The average purchase rate on a credit card has risen to 19.1%, the highest level since May 2011. According to latest research by Moneyfacts Group, credit card rates are believed to have risen as a result of providers allowing customers to pay back less of their balance each month.

The popularity of interest-free credit card offers has also meant that providers have to sustain these offers by introducing higher rates. The average rate has leapt from 18.1% in November 2011, with cardholders holding an existing debt of £5,000 and paying just the minimum repayment of £5, facing an additional £692 over the life of the debt compared to a year ago. Commenting on the findings, Rachel Springall, finance expert at Moneyfacts Group, believes many customers are blissfully unaware that credit card rates are on the increase as the busy Christmas shopping season begins.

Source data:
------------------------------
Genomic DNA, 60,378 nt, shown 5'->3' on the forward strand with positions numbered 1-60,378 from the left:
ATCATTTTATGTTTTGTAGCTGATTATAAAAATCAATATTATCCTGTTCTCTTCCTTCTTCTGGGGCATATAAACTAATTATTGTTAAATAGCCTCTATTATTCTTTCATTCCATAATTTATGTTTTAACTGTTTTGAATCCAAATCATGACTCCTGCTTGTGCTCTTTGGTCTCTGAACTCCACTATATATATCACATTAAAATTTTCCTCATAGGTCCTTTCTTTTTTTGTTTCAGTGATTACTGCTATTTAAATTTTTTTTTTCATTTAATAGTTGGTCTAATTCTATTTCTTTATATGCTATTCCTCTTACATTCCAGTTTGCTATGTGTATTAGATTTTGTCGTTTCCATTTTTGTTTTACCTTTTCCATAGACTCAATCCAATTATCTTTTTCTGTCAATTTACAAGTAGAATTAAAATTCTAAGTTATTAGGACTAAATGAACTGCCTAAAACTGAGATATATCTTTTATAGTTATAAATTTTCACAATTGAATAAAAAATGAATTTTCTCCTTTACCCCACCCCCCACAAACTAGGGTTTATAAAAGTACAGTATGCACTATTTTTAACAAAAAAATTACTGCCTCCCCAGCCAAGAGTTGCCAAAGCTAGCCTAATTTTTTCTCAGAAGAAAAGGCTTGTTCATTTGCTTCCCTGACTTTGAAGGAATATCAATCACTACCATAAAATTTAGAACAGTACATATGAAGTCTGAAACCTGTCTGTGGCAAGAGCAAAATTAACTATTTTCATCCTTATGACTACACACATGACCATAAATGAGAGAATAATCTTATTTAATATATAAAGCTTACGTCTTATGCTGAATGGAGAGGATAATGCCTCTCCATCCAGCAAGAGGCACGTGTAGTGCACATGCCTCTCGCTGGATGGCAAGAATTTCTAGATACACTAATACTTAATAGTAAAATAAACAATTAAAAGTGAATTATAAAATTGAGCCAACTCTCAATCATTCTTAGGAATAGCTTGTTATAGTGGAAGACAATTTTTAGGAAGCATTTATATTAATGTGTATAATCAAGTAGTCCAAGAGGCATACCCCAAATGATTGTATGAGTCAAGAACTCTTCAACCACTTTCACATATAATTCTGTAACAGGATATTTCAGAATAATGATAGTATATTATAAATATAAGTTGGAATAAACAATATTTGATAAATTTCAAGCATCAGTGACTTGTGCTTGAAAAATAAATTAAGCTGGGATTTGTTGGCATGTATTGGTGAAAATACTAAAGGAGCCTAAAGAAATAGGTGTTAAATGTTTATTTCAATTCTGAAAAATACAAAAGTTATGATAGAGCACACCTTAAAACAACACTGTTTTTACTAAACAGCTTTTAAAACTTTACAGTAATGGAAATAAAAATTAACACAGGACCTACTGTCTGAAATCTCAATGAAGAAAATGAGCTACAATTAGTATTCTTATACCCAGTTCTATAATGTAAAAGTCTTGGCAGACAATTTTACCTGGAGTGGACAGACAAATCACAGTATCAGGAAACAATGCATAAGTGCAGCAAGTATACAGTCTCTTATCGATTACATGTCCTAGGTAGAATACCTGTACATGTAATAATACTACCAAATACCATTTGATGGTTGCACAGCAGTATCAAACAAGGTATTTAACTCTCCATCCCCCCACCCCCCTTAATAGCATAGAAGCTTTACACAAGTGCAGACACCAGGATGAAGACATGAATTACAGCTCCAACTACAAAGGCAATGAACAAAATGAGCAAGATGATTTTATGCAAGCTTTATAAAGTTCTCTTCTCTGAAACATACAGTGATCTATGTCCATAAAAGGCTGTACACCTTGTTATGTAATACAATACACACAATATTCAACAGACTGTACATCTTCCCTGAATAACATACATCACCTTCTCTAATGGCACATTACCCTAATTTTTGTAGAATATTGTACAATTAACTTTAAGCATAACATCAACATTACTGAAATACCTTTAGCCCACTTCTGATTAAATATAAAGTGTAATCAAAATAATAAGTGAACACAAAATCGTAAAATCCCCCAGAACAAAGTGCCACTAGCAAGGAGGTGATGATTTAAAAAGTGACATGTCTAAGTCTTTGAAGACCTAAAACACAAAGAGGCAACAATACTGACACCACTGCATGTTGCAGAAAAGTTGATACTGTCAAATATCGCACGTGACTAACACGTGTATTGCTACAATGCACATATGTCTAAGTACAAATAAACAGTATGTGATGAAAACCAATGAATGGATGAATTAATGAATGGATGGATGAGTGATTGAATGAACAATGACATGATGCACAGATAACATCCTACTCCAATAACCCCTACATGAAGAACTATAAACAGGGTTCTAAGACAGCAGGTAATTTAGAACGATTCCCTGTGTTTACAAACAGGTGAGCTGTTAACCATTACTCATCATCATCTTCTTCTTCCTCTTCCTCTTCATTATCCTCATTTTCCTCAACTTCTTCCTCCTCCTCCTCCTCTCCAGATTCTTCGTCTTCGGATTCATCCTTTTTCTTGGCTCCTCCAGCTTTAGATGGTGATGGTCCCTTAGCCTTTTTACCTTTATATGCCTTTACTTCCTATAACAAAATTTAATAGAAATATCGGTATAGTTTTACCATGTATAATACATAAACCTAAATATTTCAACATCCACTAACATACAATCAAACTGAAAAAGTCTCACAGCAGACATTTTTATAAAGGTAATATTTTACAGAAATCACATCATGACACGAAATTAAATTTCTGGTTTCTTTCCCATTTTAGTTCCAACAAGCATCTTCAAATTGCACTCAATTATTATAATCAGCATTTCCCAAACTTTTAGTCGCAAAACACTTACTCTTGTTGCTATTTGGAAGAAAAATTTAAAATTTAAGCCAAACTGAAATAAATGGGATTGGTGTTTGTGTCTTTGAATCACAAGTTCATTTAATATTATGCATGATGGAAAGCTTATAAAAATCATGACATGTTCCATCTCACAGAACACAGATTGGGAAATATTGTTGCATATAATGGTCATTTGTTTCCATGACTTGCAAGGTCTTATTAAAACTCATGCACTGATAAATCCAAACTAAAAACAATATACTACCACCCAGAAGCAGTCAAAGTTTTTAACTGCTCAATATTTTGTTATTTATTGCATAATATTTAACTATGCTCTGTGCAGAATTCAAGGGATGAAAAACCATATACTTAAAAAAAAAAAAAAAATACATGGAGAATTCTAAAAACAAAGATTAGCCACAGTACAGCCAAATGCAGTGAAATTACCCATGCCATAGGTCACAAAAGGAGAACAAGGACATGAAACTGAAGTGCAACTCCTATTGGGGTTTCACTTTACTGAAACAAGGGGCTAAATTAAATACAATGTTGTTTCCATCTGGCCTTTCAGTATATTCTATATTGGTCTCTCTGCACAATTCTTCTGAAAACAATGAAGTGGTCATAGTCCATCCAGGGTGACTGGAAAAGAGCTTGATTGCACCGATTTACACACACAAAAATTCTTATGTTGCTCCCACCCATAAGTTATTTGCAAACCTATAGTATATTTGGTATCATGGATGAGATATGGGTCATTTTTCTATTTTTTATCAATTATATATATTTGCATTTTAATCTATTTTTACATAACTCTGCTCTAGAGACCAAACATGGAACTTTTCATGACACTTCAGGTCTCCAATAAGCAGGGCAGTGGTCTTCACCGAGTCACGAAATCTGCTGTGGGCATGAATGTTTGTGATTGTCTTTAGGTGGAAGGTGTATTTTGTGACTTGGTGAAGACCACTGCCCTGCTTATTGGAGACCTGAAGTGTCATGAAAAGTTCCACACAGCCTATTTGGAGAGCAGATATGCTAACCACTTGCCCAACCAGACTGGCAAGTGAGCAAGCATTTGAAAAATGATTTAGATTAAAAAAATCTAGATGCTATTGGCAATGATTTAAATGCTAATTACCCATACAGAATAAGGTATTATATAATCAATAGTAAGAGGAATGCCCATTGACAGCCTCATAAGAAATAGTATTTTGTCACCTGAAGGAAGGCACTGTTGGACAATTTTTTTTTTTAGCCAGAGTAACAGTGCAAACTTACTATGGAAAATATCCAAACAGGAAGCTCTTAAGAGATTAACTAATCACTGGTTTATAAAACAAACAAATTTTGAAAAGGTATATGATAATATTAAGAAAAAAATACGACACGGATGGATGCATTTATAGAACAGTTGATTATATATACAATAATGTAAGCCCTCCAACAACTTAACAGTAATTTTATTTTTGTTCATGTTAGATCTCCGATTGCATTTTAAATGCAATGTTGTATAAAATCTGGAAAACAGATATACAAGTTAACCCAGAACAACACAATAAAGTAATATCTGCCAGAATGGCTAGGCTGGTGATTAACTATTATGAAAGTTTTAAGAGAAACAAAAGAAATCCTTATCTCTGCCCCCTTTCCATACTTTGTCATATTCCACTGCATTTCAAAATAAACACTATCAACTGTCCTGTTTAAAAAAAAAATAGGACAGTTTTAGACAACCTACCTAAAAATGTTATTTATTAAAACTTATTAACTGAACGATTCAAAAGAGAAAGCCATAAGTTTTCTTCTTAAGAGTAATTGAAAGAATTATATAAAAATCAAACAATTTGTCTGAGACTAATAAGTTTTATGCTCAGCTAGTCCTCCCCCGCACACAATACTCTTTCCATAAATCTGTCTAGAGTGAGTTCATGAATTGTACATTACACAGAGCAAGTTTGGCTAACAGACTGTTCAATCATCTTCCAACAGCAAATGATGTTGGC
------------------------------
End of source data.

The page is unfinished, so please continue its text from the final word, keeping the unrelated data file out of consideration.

“If in doubt, shoppers should opt for an introductory interest-free purchase credit card, which gives them some breathing space so they can focus on repaying solely the amount they have spent,” she said. “Since last year, the majority of credit card lenders allow their customers to pay as little as 1% of the original debt each month, which means card holders will be taking longer to repay their balance and are incurring interest for a longer duration.

It is more important than ever for customers to decide whether to move their existing debt to a balance transfer credit card and aim to repay the debt before the interest-free period ends.”

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